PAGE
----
A fond look at the vinyl version of a ’70s holiday TV staple–though sadly little seen today—with characters revived in the ’80s with a second special and a line of merchandise.
THE BEAR WHO SLEPT THROUGH CHRISTMAS
In Story and Song
Starland Records S-1034 (12” 33 1/3 RPM LP)
Released in 1983. A DimenMark Music Production. Executive Producer: Thomas A. Mayfield, Producer, Arranger, Orchestrator, Conductor: Larry Mayfield. Writers: Larry & Diane Mayfield, John Barrett. Drama Director: John Barrett. Engineers: John Bolt, Bob Clark, Ed Yelin. Remix: Toby Foster. Mastering: Steve Hall. Running Time: 25 minutes.
DePatie-Freleng produced quite a handful of primetime specials–getting the most acclaim for the Dr. Seuss ones–but there was one special that enjoyed a good run on broadcast, cable and early video releases. 1973’s The Bear Who Slept Through Christmas, originally sponsored by FTD Florists on NBC, was a perfect fit for the charming, unpretentious DFE style.
Voices: Tommy Smothers (Ted E. Bear); June Foray (Patti Bear); Louie Nye (Professor Werner Von Bear); Sue Raney (Narrator).
Songs: “Where Can I Find Christmas?” “Merry Christmas” by Doug Goodwin; “Ted E. Bear,” “The Happiest Time of the Year,” “Santa Song,” “My Christmas Tree,” “I’ll Take Christmas With Me” by Larry Mayfield.
A decade later, Ted E. Bear and the characters from the special reappeared in a new line of merchandise including books, plush and recordings, along with a new special called “The Great Bear Scare”, produced by Rick Reinert Productions—which also had a hand in the merchandise art (Reinert’s company also supplied animation for Disney, including “Winnie the Pooh and A Day for Eeyore”).
Writer John Barrett, who is credited on the special (with as well as DePatie-Freleng’s Return to the Planet of the Apes series), was clearly the connection between the characters’ 1973 genesis and their return ten years later.
The appealing concept of Bearbank, a whimsical city populated by potential plush, as a potential franchise made sense. (Facts about what became of the whole enterprise would be most welcome.)
To animation recording fans, the best result of Ted’s rebirth was this 1983 album. Though not a soundtrack, it is a fully-orchestrated collection of pleasant songs with short story continuity between them.
The lush, string-laden sound of the album was a delightful surprise in an era in which synth music was the dominant sound for animation and kids’ records—and even on this album, there is an electronic drum kit making that “Piow! Piow!” sound some may remember from the early days of Entertainment Tonight.
In addition to original songs by Larry Mayfield, the album includes the two songs from the DePatie-Freleng film: “Merry Christmas” (heard as Ted explored the city during the holiday season) and the ballad, “Where Can I Find Christmas?”, which was the overall theme. This song was also recorded by Johnny Mathis. All the other songs are original compositions by the album producer/arranger, Larry Mayfield.
In his new (and very much welcome) book, Think Pink: The Story of DePatie-Freleng, Goodwin told author Mark Arnold, “I wrote ‘Where Can I Find Christmas?’ for a special that was called The Bear Who Slept Through Christmas. It was pretty much up to David or Friz to choose the songs or composer. I was fortunate to find out that they liked what I wrote and it was going along well so they chose me for the majority of them.”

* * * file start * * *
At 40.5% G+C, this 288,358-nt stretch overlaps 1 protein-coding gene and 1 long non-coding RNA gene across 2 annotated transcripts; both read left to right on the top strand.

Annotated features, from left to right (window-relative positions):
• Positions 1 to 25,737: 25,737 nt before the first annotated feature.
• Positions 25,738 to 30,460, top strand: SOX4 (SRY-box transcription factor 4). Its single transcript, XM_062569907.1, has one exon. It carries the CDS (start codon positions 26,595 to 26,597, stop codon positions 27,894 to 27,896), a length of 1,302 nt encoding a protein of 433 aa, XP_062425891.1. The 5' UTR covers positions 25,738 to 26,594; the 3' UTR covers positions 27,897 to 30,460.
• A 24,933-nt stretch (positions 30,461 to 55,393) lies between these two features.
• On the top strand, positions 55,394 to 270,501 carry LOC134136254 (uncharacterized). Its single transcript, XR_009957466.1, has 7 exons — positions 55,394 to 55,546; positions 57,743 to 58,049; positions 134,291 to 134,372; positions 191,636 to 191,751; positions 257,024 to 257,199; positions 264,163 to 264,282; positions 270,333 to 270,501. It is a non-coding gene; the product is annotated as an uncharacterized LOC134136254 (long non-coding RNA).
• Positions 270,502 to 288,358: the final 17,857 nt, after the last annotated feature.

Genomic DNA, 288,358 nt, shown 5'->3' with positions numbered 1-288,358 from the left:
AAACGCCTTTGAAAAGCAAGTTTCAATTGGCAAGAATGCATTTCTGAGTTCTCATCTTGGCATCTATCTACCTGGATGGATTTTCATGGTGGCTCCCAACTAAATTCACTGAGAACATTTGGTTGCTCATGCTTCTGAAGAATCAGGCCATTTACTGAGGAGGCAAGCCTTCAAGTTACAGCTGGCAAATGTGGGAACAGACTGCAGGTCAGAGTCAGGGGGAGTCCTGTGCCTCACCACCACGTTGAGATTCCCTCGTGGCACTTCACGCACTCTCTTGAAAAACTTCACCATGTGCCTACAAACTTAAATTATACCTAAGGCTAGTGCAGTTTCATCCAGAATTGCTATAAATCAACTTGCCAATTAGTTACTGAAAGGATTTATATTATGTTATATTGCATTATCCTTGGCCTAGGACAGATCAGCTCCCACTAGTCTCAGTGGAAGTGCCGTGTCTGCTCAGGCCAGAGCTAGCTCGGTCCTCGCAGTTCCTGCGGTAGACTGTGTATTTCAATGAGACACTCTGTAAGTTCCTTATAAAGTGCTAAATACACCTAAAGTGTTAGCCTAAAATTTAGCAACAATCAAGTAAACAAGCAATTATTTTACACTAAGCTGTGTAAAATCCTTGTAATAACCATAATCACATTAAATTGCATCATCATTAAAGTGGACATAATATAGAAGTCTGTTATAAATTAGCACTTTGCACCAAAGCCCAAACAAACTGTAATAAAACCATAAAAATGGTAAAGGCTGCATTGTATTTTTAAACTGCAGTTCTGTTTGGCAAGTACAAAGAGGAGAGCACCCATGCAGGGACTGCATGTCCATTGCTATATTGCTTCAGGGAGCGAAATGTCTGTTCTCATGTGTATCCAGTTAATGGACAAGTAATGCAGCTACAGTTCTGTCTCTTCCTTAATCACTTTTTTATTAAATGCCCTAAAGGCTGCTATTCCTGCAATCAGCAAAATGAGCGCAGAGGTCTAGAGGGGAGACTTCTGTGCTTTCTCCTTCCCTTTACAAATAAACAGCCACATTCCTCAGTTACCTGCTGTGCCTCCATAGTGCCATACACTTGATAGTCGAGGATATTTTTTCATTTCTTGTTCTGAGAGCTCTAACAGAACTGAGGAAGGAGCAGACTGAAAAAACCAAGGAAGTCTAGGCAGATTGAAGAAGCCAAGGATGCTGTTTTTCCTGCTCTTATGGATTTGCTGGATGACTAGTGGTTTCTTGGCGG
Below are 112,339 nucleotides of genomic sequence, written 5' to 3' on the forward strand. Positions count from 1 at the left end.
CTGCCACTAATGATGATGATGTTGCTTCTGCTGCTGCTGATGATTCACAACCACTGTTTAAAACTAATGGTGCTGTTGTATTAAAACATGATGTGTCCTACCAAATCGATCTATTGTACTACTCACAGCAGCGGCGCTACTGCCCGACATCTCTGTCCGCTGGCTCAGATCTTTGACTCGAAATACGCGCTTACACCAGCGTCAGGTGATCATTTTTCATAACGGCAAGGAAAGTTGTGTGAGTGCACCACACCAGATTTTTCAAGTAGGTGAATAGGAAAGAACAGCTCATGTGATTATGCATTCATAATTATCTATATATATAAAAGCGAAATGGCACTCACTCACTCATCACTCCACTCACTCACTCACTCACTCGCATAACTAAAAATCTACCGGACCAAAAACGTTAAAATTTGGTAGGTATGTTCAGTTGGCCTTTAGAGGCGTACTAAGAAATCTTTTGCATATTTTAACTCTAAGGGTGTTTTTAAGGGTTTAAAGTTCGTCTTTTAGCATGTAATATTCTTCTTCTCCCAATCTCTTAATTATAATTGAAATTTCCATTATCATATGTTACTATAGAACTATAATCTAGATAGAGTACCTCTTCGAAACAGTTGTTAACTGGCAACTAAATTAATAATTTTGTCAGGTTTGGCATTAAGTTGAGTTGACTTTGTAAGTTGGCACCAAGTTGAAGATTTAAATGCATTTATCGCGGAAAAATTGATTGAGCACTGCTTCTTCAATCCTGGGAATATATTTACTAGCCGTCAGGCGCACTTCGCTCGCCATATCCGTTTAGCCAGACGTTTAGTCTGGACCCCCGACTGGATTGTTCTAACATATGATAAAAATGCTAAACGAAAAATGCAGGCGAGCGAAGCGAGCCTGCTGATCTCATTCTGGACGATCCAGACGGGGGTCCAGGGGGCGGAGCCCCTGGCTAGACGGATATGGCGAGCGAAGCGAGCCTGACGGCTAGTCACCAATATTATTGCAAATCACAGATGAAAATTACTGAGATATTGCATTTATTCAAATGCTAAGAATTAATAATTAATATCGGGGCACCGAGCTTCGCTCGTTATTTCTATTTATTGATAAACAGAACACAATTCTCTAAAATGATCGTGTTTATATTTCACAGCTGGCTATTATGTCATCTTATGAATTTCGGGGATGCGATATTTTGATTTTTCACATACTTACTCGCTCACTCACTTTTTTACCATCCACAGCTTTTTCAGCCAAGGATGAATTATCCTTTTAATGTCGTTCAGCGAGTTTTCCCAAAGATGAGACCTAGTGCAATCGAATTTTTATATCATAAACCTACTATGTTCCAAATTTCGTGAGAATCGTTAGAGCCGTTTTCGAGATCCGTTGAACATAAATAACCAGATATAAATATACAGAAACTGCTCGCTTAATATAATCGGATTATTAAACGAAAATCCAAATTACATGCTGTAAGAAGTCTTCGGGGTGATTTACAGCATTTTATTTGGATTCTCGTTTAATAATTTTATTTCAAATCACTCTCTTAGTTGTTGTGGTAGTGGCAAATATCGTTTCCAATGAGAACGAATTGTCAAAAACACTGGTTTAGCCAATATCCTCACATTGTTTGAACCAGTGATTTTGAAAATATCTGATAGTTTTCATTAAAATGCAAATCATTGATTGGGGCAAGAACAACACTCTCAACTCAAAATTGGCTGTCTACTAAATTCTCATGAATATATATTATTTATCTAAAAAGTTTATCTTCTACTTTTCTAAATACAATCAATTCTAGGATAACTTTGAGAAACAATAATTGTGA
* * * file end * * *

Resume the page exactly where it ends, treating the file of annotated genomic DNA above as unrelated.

The The Bear Who Slept Through Christmas TV special is available through amazon, iTunes and other streaming services, but has never had a proper DVD release, nor has this album ever seen reissue. It’s too bad, because Ted E. Bear and his fellow residents of Bearbank are very appealing and still could be a viable franchise.
GIVE A LITTLE LISTEN
“Where Can I Find Christmas?”
This Doug Goodwin song demonstrates the formatting of the record album. It is not a story, but a set of songs with occasional narration and dialogue bridging the music.
Ted E. Bear and Friends in
THE SUMMER IT SNOWED IN BEARBANK
Starland Records S-2000 (7” 33 1/3 RPM LP with Book / 6 Minutes)
THE FIRST BEAR IN SPACE
Starland Records S-2001 (7” 33 1/3 RPM LP with Book/ 6 Minutes)
Released in 1983. A DimenMark Music Production. Producer/Director: John Barrett. Editing, Mixing, Engineering: Ed Yelin. “Ted E. Bear” Song by Larry Mayfield.
Voices: Tommy Smothers (Ted E. Bear); June Foray (Patti Bear); Louie Nye (Professor Werner Von Bear, Store Bear, Bum Bear); Sue Raney (Narrator).
These read along sets were adapted from stories also sold as part of the Ted E. Bear book series, all with Reinert art. For the above album and these two records, renowned jazz singer Sue Raney narrated and Tommy Smothers returned to the role of Ted. June Foray portrayed Patti Bear, who in the’80s incarnation was a blend of two characters from the film—Ted’s girlfriend and a Bearwitness News reporter. Comedy legend Louie Nye (The Steve Allen Show) played Professor Von Bear and other roles. (In the original special, Patty was played by Barbara Feldon, Von Bear was Arte Johnson and Casey Kasem narrated.)